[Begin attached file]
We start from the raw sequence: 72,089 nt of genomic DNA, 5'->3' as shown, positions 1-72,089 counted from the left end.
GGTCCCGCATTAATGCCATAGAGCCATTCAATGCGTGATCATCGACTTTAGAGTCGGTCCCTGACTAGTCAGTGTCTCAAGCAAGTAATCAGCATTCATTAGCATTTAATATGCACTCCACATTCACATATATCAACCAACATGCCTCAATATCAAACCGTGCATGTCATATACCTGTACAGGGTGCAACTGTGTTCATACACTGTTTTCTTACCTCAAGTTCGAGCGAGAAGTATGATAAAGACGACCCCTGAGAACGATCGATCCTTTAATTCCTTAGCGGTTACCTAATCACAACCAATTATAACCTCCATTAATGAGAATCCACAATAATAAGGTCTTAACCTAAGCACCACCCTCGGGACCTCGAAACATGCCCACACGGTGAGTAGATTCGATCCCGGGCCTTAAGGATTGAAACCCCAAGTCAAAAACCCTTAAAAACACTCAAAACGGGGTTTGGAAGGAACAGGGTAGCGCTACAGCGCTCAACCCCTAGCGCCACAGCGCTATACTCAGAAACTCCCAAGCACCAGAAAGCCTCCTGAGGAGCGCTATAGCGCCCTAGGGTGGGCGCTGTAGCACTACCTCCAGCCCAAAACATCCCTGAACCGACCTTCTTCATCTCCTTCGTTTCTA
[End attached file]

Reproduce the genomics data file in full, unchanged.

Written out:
We start from the raw sequence: 72,089 nt of genomic DNA, 5'->3' as shown, positions 1-72,089 counted from the left end.
GGTCCCGCATTAATGCCATAGAGCCATTCAATGCGTGATCATCGACTTTAGAGTCGGTCCCTGACTAGTCAGTGTCTCAAGCAAGTAATCAGCATTCATTAGCATTTAATATGCACTCCACATTCACATATATCAACCAACATGCCTCAATATCAAACCGTGCATGTCATATACCTGTACAGGGTGCAACTGTGTTCATACACTGTTTTCTTACCTCAAGTTCGAGCGAGAAGTATGATAAAGACGACCCCTGAGAACGATCGATCCTTTAATTCCTTAGCGGTTACCTAATCACAACCAATTATAACCTCCATTAATGAGAATCCACAATAATAAGGTCTTAACCTAAGCACCACCCTCGGGACCTCGAAACATGCCCACACGGTGAGTAGATTCGATCCCGGGCCTTAAGGATTGAAACCCCAAGTCAAAAACCCTTAAAAACACTCAAAACGGGGTTTGGAAGGAACAGGGTAGCGCTACAGCGCTCAACCCCTAGCGCCACAGCGCTATACTCAGAAACTCCCAAGCACCAGAAAGCCTCCTGAGGAGCGCTATAGCGCCCTAGGGTGGGCGCTGTAGCACTACCTCCAGCCCAAAACATCCCTGAACCGACCTTCTTCATCTCCTTCGTTTCTA